trade irritants, despite this year’s U.S. presidential election and a once-ina-decade leadership transition under way in Beijing. Last week, Mr Marantis and Commerce Under Secretary Francisco Sanchez met with Chinese Vice Minister of Commerce Wang Chao to begin to identify priority issues for this year’s annual meeting of the U.S.-China Joint Commission on Commerce and Trade. Mr Marantis said the two sides still have not picked a date for the meeting, which brings together top trade officials from the two sides to address commercial concerns. Last year, the United States touted Chinese commitments to remove import barriers related to electric vehicles, improve enforcement of intellectual property rights and take steps aimed at increasing purchases of non-pirated software by government agencies and stateowned enterprises. Asked how well China was carrying out those commitments, Mr Marantis at first said “it’s too soon to tell,” but then acknowledged progress on Beijing’s part. In particular, actions taken by China to address concerns over its indigenous innovation policy have been “a real big win, generally” for the United States, he said. Washington has complained about the use of product catalogs that mostly excluded foreign manufacturers to guide Chinese government purchases in a bid to spur domestic companies to develop more cutting-edge technologies. “From where we were when we started to where we are now, it’s actually rather remarkable,” Mr Marantis said. The United States is beginning to see progress even at the provincial level in getting rid of the catalogs, he said. Reuters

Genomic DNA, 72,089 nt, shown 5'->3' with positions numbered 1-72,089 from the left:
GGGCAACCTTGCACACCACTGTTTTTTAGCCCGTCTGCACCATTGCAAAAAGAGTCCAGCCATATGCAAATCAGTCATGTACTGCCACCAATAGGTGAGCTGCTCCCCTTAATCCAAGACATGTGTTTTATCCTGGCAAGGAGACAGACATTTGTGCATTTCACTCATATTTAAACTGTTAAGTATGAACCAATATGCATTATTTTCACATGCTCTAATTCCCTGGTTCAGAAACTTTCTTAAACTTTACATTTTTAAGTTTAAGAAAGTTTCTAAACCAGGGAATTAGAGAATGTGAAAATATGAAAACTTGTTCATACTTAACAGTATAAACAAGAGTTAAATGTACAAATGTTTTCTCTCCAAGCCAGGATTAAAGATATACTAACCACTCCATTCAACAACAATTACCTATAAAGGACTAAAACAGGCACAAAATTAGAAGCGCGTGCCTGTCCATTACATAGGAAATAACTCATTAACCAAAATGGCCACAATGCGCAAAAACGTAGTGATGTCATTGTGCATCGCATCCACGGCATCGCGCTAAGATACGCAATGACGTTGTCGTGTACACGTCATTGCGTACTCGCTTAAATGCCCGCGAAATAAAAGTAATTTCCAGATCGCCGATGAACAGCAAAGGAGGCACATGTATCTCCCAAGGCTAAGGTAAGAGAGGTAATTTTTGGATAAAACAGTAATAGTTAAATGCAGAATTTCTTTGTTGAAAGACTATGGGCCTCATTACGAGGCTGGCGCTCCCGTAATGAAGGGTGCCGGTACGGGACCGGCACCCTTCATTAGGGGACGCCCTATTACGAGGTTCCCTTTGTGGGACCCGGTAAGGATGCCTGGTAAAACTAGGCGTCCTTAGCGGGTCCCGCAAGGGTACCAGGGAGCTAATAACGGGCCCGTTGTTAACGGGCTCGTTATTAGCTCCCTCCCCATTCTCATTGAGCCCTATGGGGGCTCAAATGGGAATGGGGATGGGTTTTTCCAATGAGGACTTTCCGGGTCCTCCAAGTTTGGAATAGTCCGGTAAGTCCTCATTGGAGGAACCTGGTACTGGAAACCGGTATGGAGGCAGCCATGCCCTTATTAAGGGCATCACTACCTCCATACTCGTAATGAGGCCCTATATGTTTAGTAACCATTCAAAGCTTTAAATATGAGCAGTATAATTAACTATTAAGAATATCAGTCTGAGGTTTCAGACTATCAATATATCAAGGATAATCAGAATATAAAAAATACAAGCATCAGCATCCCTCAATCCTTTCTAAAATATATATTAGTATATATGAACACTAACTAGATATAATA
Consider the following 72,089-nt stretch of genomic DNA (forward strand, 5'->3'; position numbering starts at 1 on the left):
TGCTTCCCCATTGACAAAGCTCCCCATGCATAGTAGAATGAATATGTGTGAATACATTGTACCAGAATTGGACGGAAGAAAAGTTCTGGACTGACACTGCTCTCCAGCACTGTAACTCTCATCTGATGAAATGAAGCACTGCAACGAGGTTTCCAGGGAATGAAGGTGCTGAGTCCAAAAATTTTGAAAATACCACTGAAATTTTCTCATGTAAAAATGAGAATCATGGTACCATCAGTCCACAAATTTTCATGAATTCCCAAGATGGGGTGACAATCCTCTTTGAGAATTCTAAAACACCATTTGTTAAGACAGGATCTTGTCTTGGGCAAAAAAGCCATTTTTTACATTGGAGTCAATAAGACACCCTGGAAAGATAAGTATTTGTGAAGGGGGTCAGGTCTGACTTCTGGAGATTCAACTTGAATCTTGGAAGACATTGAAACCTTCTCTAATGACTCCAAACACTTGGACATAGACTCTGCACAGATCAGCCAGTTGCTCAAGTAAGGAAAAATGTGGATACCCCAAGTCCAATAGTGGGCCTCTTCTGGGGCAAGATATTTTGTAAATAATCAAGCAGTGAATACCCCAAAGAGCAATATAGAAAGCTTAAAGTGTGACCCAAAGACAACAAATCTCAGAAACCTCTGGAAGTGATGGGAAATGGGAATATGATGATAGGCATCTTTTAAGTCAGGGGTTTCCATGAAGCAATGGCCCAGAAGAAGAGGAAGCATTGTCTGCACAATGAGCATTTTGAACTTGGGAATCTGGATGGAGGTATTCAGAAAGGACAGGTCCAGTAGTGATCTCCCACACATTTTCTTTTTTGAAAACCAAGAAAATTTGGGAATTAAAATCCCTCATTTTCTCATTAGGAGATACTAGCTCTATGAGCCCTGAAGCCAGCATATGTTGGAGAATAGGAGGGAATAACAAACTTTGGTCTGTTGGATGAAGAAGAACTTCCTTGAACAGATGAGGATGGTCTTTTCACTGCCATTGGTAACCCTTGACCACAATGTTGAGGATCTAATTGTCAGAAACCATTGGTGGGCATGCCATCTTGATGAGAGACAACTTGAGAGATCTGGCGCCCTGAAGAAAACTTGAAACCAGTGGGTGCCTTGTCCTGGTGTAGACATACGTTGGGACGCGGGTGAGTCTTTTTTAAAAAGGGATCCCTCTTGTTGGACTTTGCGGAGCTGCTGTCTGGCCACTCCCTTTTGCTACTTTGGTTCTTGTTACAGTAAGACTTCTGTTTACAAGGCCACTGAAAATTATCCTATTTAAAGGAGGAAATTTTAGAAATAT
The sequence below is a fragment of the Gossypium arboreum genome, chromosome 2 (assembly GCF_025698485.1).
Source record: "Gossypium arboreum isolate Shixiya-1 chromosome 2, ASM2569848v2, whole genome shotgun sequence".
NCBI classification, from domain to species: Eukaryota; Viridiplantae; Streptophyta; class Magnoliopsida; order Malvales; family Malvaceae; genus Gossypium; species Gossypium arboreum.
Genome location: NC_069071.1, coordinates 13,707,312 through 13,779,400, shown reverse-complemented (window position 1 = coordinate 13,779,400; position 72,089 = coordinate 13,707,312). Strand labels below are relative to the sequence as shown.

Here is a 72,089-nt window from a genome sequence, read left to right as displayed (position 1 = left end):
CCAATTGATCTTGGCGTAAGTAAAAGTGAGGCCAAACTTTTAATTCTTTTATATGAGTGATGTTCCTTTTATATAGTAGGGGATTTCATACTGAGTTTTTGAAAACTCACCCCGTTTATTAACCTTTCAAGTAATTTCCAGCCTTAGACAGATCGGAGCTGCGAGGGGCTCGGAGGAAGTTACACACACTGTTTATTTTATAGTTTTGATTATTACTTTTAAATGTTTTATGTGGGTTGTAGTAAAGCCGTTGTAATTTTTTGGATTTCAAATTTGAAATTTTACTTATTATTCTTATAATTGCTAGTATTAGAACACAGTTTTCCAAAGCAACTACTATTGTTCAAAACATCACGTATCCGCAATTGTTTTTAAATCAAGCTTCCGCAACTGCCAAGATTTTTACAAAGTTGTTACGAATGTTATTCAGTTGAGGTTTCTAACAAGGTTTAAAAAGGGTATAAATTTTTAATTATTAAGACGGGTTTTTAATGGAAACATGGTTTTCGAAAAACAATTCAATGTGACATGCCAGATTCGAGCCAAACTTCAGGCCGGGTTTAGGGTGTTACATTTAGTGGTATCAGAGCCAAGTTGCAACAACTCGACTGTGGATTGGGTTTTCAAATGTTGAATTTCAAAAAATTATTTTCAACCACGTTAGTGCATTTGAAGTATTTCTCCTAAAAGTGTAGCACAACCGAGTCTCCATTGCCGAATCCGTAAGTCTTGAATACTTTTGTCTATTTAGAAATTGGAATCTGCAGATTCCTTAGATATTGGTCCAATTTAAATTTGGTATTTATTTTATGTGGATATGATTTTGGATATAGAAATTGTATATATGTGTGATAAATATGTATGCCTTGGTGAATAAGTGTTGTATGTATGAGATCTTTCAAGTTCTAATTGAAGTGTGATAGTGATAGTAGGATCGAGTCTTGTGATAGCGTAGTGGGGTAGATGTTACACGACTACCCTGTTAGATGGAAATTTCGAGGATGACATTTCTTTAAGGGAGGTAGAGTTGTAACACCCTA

Biggest price hike for more than a year
Property still a critical indicator on the state of the economy
hina’s new home prices posted the biggest gain in more than a year, signaling a turning point for the nation’s property market, according to SouFun Holdings Ltd, the country’s biggest real estate website owner. Home prices rose 0.3 percent from June to 8,717 yuan (US$1,369) per square metre (10.76 square feet), SouFun said in a statement yesterday, based on its survey of 100 cities. That was the second monthly gain and the biggest rise since June 2011. China’s Premier Wen Jiabao said China will “unswervingly” implement property controls and prevent home prices from rebounding, the official Xinhua News Agency reported on Tuesday, citing a government meeting held on July 26. Home prices had been declining after the government placed restrictions on the number of properties people could buy in
about 40 cities and raised downpayment requirements. “It is very clear that China’s property market is coming back,” said Vincent Mo, chairman of SouFun, told Bloomberg Television yesterday. The back-to-back monthly gain “showed the turning-point of China’s property prices,” he said. China sent eight teams to 16 provinces late last month to check on the implementation of its property curbs, according to a statement on the central government website last week. The nationwide check is aimed at “firmly” restraining property speculation and consolidating result of the curbs, it said. “It’s very difficult to expect the government’s policies to ease while home prices keep rising,” said Jack Gong, a Hong Kong-based property analyst at Jefferies Group Inc. “The policies in general are still tight, but there’s a lot of uncertainty in the
fourth quarter.” The central bank cut interest rates on July 5 for the second time in a month to spur economic growth, which eased for a sixth quarter in the three months to June 30. China’s home sales rose the most this year in June, increasing 41 percent from May to 531.3 billion yuan (US$83 billion), according to the statistics bureau data. Home prices rose in 70 cities last month from June, the most since July last year, according to Soufun’s statement. Among the major cities, Chongqing in the western region led gains with a 1.6 percent increase from June, while Beijing and Shanghai both added 0.03 percent. China’s home prices will be little changed for the rest of the year as the government isn’t likely to tighten or ease its property curbs, according to SouFun’s Mr Mo. Bloomberg
Politburo reaffirms stable growth priority Stocks rise as growth pledge offsets PMI data